- Krasko, N. & Daneyko P. (2022). “Belarusian Business Abroad: Needs, Problems and Potential of Interaction within National Business Communities”. BEROC Working Paper Series, WP no. 80 (in Russian).
- Kruk, D. & Lvovskiy L. (2022). “Belarus Under War Sanctions”. FREE Policy Brief.
- Marozau R., Akulava M., & Panasevich V. (2021). “Did the Government Help Belarusian SMEs to Survive in 2020?”. FREE Policy Brief.
- National Statistical Committee of the Republic of Belarus. https://president.gov.by/en/statebodies/national-statistical-committee
- Devby.io (2020). “10,000 Days of Arrest. Portrait of a Protester from 23.34” (in Russian).
- The Village Belarus. (2020). “Which Companies Supported the Strike and Are not Working” (in Russian).
Disclaimer: Opinions expressed in policy briefs and other publications are those of the authors; they do not necessarily reflect those of the FREE Network and its research institutes.
Twenty years after transition began and the merits of “shock therapy” were argued the most hotly, (former) transition countries are hard hit by global shocks originating in Western market economies. Although discussions now focus on troubles in Western developed countries, countries in Eastern Europe and the CIS were particularly hard hit in 2008/09. This should not come as a surprise given their pre-crisis vulnerabilities. As transition countries opened up to trade and capital flows—like other countries that want to reap the benefits of the global economy—they also became subject to the shocks that hit open economies. The very high current account deficits and/or reliance on commodity exports prior to the crisis exposed many countries in this region to two of the shocks that have been most costly to emerging markets and developing countries in the past, namely sudden stops in capital flows and terms of trade shocks. However, the lesson from the crisis should not be that opening up is bad in general, but that shock absorbers should be put in place to minimize the damage market-based “shock therapy” can do.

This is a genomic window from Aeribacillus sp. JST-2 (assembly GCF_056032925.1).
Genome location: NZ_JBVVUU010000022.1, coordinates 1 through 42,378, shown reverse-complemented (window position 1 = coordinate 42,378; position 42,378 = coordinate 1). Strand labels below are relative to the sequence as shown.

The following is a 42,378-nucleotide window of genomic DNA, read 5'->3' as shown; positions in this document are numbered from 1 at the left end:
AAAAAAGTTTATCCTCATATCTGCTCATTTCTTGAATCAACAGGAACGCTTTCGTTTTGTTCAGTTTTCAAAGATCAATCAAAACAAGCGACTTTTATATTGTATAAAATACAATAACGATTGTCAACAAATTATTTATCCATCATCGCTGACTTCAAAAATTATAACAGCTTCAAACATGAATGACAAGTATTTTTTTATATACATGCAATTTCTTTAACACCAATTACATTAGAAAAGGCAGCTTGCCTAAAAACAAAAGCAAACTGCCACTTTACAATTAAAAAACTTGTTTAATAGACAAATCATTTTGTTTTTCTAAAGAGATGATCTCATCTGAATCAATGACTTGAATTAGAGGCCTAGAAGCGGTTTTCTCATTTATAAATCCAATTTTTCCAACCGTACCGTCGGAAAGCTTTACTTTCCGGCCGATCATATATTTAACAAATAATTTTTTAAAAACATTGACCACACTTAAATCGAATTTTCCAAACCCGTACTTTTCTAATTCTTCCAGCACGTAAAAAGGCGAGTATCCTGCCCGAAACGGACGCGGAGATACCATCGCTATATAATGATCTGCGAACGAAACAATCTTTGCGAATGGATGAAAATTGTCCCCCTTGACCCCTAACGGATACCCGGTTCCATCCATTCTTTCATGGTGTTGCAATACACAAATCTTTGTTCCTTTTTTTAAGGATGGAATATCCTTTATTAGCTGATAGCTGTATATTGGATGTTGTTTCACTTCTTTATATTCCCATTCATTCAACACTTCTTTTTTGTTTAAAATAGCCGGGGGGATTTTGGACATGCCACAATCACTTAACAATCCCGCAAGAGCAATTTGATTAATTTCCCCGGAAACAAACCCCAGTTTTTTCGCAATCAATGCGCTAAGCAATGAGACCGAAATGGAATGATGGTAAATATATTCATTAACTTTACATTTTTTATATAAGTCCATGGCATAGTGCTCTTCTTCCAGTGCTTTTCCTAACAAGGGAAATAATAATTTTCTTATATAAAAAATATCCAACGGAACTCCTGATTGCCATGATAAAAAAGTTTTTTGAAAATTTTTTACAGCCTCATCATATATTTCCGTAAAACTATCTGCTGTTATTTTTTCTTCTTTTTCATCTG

Shock Therapy and Transition
It is now twenty years since the failed 1991 coup that led to the breakup of the Soviet Union and started the transition from plan to market in (then) communist countries. A few years earlier, in 1989, the Stockholm Institute of East European Economies was set up at the Stockholm School of Economics. Its first director was Anders Åslund who was a strong proponent of shock therapy (see Åslund 1992). The basic idea was that a rapid transition from plan to market through changing institutions, privatizations and other liberal reforms would minimize the cost of transition. There are still different views on the merits of shock therapy as a reform strategy, but this brief will not address this debate.